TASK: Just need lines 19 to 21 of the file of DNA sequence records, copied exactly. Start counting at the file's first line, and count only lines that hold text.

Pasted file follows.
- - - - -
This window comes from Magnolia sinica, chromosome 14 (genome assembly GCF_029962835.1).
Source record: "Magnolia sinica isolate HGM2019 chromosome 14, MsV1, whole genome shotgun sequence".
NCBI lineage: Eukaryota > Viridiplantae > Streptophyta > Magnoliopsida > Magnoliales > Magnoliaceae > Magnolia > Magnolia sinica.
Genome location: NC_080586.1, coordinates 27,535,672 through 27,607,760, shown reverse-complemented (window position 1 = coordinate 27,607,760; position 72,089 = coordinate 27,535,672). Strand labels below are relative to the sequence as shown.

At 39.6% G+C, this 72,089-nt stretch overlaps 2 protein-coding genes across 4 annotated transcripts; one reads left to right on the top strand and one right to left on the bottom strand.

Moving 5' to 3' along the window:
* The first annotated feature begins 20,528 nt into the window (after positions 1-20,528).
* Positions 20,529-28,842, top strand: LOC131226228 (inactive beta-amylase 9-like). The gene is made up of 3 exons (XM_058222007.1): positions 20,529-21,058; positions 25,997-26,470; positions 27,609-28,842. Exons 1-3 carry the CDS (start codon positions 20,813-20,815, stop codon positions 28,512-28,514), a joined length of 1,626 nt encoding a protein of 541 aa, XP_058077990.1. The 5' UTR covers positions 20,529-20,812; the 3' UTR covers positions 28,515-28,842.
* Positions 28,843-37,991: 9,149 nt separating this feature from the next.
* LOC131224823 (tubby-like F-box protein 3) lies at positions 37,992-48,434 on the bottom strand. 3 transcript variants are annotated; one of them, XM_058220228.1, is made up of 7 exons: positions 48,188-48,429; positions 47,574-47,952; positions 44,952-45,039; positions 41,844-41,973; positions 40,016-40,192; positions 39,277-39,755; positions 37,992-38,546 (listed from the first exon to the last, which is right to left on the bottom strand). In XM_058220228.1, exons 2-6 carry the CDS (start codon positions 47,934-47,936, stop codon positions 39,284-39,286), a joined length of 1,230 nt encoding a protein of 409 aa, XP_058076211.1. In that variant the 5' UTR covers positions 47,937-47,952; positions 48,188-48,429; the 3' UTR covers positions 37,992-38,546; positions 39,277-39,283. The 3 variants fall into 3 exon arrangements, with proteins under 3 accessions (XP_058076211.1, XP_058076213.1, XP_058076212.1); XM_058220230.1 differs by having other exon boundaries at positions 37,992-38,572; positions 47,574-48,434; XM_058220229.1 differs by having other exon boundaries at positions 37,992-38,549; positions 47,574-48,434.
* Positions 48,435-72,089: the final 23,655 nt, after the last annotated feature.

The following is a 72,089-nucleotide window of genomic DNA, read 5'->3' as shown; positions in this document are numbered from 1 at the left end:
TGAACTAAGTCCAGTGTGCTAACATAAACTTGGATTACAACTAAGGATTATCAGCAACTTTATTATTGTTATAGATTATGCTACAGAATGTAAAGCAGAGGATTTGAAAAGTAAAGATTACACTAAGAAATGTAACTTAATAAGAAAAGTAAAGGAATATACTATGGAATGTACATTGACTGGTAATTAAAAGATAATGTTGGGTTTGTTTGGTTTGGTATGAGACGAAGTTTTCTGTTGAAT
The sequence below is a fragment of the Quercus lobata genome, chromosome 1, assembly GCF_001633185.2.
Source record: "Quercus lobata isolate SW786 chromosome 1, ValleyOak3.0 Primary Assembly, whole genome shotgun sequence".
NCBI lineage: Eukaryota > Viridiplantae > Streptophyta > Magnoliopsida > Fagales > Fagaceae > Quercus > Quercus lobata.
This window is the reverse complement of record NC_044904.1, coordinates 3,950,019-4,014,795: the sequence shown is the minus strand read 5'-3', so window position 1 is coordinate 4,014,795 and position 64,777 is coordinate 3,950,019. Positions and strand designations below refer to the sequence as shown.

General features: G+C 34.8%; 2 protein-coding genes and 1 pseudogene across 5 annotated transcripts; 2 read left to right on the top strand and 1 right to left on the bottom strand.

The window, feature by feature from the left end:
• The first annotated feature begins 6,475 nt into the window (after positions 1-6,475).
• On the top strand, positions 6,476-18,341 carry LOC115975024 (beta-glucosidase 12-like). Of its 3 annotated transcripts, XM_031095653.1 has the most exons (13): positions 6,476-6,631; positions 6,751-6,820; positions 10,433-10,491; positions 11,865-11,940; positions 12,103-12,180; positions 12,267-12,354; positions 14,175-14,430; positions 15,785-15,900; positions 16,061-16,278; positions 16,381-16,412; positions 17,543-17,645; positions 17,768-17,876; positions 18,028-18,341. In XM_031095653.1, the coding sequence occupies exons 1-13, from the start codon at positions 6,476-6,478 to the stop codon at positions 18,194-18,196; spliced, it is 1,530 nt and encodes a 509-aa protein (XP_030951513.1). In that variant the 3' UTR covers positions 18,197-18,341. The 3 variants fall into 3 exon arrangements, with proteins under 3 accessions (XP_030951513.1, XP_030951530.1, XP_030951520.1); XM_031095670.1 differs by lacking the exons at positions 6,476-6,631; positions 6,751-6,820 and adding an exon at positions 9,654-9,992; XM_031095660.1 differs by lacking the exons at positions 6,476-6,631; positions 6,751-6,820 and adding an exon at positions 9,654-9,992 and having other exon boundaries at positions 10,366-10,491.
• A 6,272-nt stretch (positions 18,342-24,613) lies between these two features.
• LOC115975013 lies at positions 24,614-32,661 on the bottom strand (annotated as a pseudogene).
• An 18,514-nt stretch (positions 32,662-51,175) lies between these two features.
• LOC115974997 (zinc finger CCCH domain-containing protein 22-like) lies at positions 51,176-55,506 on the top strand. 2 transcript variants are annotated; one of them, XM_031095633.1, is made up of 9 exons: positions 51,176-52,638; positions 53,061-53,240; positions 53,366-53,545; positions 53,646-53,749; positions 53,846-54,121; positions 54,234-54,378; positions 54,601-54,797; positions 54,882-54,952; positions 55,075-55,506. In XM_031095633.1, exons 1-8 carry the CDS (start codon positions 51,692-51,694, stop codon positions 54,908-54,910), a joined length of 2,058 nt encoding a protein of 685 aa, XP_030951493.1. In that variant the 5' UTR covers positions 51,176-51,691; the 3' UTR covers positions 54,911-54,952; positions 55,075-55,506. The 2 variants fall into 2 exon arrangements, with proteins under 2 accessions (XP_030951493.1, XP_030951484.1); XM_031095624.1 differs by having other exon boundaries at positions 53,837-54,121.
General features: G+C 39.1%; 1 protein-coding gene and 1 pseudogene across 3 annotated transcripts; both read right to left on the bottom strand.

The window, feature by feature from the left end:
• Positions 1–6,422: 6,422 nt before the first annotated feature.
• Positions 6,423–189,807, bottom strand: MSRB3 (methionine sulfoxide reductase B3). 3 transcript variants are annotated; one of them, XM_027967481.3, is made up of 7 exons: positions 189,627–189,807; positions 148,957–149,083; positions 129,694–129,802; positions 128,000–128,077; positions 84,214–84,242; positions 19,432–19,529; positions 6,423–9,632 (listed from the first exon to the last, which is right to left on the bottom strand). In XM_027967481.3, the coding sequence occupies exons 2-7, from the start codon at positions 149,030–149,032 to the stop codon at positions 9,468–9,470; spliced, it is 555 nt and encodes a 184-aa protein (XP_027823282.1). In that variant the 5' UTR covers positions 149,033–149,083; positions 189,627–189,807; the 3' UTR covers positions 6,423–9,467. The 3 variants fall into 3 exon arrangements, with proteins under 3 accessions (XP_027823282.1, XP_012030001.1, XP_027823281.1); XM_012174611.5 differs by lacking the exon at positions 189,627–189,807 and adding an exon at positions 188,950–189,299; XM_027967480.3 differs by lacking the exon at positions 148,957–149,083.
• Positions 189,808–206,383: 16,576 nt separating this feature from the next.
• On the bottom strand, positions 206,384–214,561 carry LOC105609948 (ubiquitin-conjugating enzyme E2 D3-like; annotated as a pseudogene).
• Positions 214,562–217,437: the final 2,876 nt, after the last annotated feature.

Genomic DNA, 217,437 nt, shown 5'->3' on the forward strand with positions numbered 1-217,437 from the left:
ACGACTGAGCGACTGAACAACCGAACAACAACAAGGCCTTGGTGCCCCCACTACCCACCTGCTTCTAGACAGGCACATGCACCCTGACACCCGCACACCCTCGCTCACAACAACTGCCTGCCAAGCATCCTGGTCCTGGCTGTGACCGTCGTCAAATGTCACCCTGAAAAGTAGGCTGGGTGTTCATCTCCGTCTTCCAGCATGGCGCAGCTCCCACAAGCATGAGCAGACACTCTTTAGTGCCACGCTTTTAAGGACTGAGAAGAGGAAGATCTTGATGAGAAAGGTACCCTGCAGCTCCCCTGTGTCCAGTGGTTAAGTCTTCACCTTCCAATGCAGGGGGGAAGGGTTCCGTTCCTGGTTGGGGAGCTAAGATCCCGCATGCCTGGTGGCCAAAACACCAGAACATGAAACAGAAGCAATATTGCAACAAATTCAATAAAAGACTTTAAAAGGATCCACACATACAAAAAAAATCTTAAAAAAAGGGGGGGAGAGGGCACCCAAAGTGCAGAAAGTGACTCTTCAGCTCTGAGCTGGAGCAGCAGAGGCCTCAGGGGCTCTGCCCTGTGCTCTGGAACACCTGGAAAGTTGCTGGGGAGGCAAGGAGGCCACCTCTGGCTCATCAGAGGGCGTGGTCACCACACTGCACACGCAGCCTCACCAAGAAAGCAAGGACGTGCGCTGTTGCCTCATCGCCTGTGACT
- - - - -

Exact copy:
The window, feature by feature from the left end:
• The first annotated feature begins 6,475 nt into the window (after positions 1-6,475).
• On the top strand, positions 6,476-18,341 carry LOC115975024 (beta-glucosidase 12-like). Of its 3 annotated transcripts, XM_031095653.1 has the most exons (13): positions 6,476-6,631; positions 6,751-6,820; positions 10,433-10,491; positions 11,865-11,940; positions 12,103-12,180; positions 12,267-12,354; positions 14,175-14,430; positions 15,785-15,900; positions 16,061-16,278; positions 16,381-16,412; positions 17,543-17,645; positions 17,768-17,876; positions 18,028-18,341. In XM_031095653.1, the coding sequence occupies exons 1-13, from the start codon at positions 6,476-6,478 to the stop codon at positions 18,194-18,196; spliced, it is 1,530 nt and encodes a 509-aa protein (XP_030951513.1). In that variant the 3' UTR covers positions 18,197-18,341. The 3 variants fall into 3 exon arrangements, with proteins under 3 accessions (XP_030951513.1, XP_030951530.1, XP_030951520.1); XM_031095670.1 differs by lacking the exons at positions 6,476-6,631; positions 6,751-6,820 and adding an exon at positions 9,654-9,992; XM_031095660.1 differs by lacking the exons at positions 6,476-6,631; positions 6,751-6,820 and adding an exon at positions 9,654-9,992 and having other exon boundaries at positions 10,366-10,491.